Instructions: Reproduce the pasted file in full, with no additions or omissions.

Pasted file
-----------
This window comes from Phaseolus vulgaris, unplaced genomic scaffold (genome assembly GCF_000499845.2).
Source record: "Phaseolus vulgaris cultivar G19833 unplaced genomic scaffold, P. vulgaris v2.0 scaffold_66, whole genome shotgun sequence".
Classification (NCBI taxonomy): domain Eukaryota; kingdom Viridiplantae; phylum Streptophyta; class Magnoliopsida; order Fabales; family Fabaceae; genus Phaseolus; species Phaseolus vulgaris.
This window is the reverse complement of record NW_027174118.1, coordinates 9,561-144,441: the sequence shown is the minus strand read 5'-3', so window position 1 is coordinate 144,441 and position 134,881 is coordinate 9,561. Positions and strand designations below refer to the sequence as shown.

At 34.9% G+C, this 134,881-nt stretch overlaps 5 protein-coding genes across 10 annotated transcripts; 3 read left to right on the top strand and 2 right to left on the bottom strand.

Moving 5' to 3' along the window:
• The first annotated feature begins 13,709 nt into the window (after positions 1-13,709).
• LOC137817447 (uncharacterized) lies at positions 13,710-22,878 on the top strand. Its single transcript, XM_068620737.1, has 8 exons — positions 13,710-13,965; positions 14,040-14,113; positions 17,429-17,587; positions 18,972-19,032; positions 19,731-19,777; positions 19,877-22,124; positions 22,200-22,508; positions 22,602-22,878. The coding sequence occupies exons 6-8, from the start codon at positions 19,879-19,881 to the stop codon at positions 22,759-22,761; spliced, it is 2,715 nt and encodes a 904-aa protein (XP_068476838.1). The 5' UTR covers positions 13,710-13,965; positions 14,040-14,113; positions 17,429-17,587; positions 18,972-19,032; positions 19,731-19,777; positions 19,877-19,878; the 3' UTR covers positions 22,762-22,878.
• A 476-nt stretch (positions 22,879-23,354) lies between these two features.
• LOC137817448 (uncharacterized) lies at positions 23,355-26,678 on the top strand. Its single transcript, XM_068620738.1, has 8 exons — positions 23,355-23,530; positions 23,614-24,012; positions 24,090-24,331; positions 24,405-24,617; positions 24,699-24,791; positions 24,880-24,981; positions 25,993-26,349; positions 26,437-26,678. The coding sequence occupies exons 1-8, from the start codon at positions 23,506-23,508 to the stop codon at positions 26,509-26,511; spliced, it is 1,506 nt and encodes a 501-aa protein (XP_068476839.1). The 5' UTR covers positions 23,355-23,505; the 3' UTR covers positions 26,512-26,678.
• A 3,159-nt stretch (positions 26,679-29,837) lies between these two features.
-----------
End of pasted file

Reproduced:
This window comes from Phaseolus vulgaris, unplaced genomic scaffold (genome assembly GCF_000499845.2).
Source record: "Phaseolus vulgaris cultivar G19833 unplaced genomic scaffold, P. vulgaris v2.0 scaffold_66, whole genome shotgun sequence".
Classification (NCBI taxonomy): domain Eukaryota; kingdom Viridiplantae; phylum Streptophyta; class Magnoliopsida; order Fabales; family Fabaceae; genus Phaseolus; species Phaseolus vulgaris.
This window is the reverse complement of record NW_027174118.1, coordinates 9,561-144,441: the sequence shown is the minus strand read 5'-3', so window position 1 is coordinate 144,441 and position 134,881 is coordinate 9,561. Positions and strand designations below refer to the sequence as shown.

At 34.9% G+C, this 134,881-nt stretch overlaps 5 protein-coding genes across 10 annotated transcripts; 3 read left to right on the top strand and 2 right to left on the bottom strand.

Moving 5' to 3' along the window:
• The first annotated feature begins 13,709 nt into the window (after positions 1-13,709).
• LOC137817447 (uncharacterized) lies at positions 13,710-22,878 on the top strand. Its single transcript, XM_068620737.1, has 8 exons — positions 13,710-13,965; positions 14,040-14,113; positions 17,429-17,587; positions 18,972-19,032; positions 19,731-19,777; positions 19,877-22,124; positions 22,200-22,508; positions 22,602-22,878. The coding sequence occupies exons 6-8, from the start codon at positions 19,879-19,881 to the stop codon at positions 22,759-22,761; spliced, it is 2,715 nt and encodes a 904-aa protein (XP_068476838.1). The 5' UTR covers positions 13,710-13,965; positions 14,040-14,113; positions 17,429-17,587; positions 18,972-19,032; positions 19,731-19,777; positions 19,877-19,878; the 3' UTR covers positions 22,762-22,878.
• A 476-nt stretch (positions 22,879-23,354) lies between these two features.
• LOC137817448 (uncharacterized) lies at positions 23,355-26,678 on the top strand. Its single transcript, XM_068620738.1, has 8 exons — positions 23,355-23,530; positions 23,614-24,012; positions 24,090-24,331; positions 24,405-24,617; positions 24,699-24,791; positions 24,880-24,981; positions 25,993-26,349; positions 26,437-26,678. The coding sequence occupies exons 1-8, from the start codon at positions 23,506-23,508 to the stop codon at positions 26,509-26,511; spliced, it is 1,506 nt and encodes a 501-aa protein (XP_068476839.1). The 5' UTR covers positions 23,355-23,505; the 3' UTR covers positions 26,512-26,678.
• A 3,159-nt stretch (positions 26,679-29,837) lies between these two features.